The present invention relates to a smoking article which preferably produces an aerosol that resembles tobacco smoke and which preferably contains no more than a minimal amount of incomplete combustion or pyrolysis products.

Many smoking articles have been proposed through the years, especially over the last 20 to 30 years. But none of these products has ever realized any commercial success.

Tobacco substitutes have been made from a wide variety of treated and untreated plant material, such as cornstalks, eucalyptus leaves, lettuce leaves, corn leaves, cornsilk, alfalfa, and the like. Numerous patents teach proposed tobacco substitutes made by modifying cellulosic materials, such as by oxidation, by heat treatment, or by the addition of materials to modify the properties of cellulose. One of the most complete lists of these substitutes is found in U.S. Pat. No. 4,079,742 to Rainer et al. Despite these extensive efforts, it is believed that one of these products has been found to be satisfactory as a tobacco substitute.

Many proposed smoking articles have been based on the generation of an aerosol or a vapor. Some of these products purportedly produce an aerosol or a vapor without heat. See, e.g., U.S. Pat. No. 4,284,089 to Ray. However, the aerosols or vapors from these articles fail to adequately simulate tobacco smoke.

Some proposed aerosol generating smoking articles have used a heat or fuel source in order to produce an aerosol. However, none of these articles has ever achieved any commercial success, and it is believed that none has ever been widely marketed. The absence of such smoking articles from the marketplace is believed to be due to a variety of reasons, including insufficient aerosol generation, both initially and over the life of the product, poor taste, off-taste due to the thermal degradation of the smoke former and/or flavor agents, the presence of substantial pyrolysis products and sidestream smoke, and unsightly appearance.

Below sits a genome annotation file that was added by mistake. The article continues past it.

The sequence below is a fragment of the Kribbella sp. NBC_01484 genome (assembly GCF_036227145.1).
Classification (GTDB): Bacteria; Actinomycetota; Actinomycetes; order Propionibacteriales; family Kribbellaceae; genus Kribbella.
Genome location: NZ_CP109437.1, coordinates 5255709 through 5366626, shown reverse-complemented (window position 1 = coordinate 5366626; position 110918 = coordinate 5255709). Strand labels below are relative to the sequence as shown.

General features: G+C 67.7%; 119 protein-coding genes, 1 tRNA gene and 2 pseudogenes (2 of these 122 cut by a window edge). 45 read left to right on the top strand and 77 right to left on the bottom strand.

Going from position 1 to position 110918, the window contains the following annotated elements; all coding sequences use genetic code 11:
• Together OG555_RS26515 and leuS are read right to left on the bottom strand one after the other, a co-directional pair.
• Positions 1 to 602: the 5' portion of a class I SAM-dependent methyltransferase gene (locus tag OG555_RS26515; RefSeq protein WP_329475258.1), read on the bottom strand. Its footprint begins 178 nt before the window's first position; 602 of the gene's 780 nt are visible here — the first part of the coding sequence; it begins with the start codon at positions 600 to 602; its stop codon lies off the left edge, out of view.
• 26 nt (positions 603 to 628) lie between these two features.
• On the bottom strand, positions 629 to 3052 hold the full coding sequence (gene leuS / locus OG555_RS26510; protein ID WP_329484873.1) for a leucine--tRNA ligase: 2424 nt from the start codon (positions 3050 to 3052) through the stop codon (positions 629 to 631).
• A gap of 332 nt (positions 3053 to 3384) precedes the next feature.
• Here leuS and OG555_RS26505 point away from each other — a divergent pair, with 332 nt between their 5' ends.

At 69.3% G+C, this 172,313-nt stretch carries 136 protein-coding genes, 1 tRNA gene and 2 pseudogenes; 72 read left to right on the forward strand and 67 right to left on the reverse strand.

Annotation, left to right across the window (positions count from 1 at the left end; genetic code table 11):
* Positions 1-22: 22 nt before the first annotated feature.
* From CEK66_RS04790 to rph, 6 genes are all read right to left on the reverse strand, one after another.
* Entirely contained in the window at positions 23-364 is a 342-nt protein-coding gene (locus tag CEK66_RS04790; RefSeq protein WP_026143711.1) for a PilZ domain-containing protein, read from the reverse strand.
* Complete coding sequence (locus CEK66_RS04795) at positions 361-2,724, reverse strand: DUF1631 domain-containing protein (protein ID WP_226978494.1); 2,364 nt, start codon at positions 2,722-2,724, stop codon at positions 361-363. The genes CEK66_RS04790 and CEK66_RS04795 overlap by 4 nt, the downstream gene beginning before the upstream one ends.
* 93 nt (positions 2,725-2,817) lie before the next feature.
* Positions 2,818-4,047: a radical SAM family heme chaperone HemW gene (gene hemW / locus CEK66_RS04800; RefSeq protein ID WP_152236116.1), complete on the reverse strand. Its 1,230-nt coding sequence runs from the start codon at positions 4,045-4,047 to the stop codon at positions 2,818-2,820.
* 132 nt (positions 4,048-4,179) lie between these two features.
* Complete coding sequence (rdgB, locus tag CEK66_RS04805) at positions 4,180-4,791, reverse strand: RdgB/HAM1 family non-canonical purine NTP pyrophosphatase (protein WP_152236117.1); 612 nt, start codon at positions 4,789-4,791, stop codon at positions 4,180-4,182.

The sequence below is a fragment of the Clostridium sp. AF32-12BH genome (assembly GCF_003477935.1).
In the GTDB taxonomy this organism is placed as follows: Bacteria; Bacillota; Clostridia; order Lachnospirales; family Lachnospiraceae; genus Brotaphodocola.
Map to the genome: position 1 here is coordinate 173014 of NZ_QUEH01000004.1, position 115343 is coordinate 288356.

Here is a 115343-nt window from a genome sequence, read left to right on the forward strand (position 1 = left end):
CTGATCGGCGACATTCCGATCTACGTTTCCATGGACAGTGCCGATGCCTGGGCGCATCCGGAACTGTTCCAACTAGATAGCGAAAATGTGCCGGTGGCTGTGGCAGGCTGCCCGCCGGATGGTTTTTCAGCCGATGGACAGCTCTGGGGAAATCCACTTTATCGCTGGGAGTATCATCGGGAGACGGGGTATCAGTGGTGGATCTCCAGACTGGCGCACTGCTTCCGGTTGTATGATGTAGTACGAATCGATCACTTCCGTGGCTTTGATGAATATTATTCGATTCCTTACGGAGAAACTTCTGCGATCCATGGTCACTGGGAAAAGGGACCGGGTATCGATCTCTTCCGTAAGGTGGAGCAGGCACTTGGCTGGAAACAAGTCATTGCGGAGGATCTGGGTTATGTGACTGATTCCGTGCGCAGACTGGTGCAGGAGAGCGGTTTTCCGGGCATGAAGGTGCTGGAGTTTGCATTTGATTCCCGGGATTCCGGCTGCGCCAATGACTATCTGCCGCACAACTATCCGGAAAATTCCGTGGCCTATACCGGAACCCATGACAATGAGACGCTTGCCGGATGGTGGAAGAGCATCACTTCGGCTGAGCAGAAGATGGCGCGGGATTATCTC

One of the earliest of these proposed articles was described by Siegal in U.S. Pat. No. 2,907,686. Seigel proposed a cigarette substitute which included an absorbent carbon fuel, preferably a 21/2 inch (63.5 mm) stick of charcoal, which was burnable to produce hot gases, and a flavoring agent carried by the fuel, which was adapted to be distilled off incident to the production of the hot gases. Siegel also proposed that a separate carrier could be used for the flavoring agent, such as a clay, and that a smoke-forming agent, such as glycerol, could be admixed with the flavoring agent. Siegel's proposed cigarette substitute would be coated with a concentrated sugar solution to provide an impervious coat and to force the hot gases and flavoring agents to flow toward the mouth of the user. It is believed that the presence of the flavoring and/or smoke-forming agents in the fuel of Siegel's article would cause substantial thermal degradation of those agents and an attendant off-taste. Moreover, it is believed that the article would tend to produce substantial sidestreams smoke containing the aforementioned unpleasant thermal degradation products.